Johnson & Johnson Cidex Warning to Health Care Professionals chemical hazard Brunswick New Jersey
Cidex made by Johnson and Johnson is the brand name for glutaraldehyde. This is a liquid agent used for the sterilization of equipment in hospitals. In the 1970's it came as a liquid and power that had to be mixed together into a bucket with a lid. Its normal activation period lasted 28 days then the solution had to be replaced. Instructions were vague then and are not adequate today regarding it's toxicity dangers to health care professionals.
The United Kingdom has banned its use because of safety reasons. I was in contact with this material along with ethylene oxide, phenols and quaternary ammonium compounds from the 1970's through the 1990's.
Examination latex type gloves are not as protective as vinyl gloves. Rubber gloves are the recommended gloves to use when handling although they provide only partial protection. Moisture in the air, such as steam from a sink increases the risk of inhalation of Cidex by persons within the vicinity of its fumes.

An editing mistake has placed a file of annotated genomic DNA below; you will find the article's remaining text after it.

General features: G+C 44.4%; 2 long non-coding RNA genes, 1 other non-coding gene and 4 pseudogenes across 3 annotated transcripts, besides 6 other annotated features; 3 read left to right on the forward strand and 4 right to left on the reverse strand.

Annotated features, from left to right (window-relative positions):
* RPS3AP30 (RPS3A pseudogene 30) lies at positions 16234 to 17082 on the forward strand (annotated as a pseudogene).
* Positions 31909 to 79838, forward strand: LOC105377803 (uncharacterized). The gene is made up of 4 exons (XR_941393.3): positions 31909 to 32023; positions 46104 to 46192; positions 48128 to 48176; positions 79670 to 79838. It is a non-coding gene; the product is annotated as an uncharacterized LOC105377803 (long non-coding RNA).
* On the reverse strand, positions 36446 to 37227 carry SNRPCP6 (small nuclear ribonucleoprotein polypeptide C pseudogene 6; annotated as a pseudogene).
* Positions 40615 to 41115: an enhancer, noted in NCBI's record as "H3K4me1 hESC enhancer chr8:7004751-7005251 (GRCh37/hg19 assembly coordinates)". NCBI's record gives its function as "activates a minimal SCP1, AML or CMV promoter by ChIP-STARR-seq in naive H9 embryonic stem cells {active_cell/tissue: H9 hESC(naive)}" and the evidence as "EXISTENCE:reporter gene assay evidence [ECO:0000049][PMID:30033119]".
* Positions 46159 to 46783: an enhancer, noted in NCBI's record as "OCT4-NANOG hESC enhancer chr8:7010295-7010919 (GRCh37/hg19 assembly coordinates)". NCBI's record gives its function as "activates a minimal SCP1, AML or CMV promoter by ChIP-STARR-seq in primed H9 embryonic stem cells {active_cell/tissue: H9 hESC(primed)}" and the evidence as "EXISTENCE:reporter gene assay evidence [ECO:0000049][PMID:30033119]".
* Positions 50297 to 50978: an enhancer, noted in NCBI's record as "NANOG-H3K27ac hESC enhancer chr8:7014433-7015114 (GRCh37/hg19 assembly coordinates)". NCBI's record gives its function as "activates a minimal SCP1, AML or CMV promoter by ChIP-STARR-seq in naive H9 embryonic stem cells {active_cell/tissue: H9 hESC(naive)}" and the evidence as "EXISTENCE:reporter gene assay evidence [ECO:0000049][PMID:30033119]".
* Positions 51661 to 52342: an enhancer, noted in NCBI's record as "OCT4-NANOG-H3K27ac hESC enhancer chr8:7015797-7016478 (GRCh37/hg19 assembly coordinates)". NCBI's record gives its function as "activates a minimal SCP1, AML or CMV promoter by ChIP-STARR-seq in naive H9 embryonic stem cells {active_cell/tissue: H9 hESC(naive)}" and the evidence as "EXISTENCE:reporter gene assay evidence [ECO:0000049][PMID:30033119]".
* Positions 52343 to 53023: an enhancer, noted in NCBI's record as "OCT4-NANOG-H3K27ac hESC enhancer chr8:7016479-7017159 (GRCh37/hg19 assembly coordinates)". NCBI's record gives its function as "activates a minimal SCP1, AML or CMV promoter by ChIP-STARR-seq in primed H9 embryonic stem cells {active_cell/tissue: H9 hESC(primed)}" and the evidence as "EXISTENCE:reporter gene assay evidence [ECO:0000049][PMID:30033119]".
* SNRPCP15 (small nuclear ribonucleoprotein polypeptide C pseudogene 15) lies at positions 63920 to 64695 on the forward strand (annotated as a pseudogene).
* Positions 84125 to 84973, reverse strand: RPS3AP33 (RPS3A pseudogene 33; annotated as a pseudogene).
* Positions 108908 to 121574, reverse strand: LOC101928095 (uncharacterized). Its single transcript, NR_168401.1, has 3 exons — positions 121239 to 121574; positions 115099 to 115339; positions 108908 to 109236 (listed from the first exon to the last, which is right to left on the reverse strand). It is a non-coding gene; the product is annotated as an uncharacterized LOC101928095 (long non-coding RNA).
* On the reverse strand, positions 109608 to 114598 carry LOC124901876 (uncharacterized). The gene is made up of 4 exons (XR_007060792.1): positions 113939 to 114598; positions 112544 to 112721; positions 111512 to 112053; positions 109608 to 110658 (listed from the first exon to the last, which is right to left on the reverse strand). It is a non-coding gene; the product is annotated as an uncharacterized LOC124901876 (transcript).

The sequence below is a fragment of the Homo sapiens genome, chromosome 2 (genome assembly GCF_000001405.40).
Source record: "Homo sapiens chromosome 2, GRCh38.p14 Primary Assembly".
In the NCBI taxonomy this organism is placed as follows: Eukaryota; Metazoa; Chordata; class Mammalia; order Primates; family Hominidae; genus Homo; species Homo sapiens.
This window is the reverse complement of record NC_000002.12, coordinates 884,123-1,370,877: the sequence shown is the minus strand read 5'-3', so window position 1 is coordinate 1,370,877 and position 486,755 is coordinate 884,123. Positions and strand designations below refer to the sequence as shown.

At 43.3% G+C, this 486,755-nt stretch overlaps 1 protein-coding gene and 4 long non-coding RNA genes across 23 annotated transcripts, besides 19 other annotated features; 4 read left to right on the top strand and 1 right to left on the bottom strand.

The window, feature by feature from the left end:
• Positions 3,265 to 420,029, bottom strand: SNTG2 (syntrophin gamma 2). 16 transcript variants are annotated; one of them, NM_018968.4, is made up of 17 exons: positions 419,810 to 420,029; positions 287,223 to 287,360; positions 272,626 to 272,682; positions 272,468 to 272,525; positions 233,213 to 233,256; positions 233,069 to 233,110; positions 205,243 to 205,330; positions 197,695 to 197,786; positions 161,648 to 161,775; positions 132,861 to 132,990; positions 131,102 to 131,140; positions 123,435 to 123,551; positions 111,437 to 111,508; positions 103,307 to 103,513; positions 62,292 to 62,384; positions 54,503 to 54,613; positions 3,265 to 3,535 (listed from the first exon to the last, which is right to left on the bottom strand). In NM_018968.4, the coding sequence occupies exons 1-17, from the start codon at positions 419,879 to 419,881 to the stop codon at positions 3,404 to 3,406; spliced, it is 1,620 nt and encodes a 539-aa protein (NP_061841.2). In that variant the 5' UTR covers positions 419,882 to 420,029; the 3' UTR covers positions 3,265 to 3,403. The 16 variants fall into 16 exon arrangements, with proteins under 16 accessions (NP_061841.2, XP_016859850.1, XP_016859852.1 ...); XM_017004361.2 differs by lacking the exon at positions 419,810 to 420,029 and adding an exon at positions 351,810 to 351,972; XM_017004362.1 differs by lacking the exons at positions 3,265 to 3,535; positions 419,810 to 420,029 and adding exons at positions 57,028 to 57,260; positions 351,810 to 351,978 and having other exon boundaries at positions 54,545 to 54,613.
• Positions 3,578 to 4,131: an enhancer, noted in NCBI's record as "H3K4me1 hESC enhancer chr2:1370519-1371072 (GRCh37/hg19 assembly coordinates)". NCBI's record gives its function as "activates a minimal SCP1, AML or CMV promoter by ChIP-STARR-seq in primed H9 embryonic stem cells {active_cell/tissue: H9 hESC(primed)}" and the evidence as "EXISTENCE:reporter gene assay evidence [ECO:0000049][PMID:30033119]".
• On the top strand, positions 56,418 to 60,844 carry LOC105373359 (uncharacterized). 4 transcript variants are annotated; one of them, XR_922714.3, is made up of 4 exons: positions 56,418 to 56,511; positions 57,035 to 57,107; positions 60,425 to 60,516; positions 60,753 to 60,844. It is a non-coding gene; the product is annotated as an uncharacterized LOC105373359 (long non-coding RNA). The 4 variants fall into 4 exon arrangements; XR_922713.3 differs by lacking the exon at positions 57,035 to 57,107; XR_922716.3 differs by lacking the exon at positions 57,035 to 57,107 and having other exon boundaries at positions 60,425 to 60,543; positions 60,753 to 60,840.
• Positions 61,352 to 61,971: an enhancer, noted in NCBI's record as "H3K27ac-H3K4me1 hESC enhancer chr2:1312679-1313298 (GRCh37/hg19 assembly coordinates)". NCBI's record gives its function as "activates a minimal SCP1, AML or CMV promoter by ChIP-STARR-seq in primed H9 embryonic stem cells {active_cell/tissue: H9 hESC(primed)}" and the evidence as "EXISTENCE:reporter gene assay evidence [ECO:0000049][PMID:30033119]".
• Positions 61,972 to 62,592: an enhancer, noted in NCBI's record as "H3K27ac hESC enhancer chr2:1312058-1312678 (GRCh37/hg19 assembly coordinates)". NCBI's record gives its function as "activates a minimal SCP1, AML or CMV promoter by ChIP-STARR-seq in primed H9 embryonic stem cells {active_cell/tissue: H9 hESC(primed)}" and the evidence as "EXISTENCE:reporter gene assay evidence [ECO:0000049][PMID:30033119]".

Wearing respirators and protective clothing should be mandatory when handling Cidex and glutaraldehyde, according to the National Institute of Health. The manufacturer and government have done little to inform health care workers of the risks associated with this substance. Lung damage, cancer, skin problems, oral and nasal lesions have all been associated with glutaraldehyde exposure.
Passive exposure monitoring badges are recommended now by OSHA to determine environmental levels. I tried to contact W.A.S.T.E. and received no response. I have been in poor health and believe it is due in part to contact with these materials.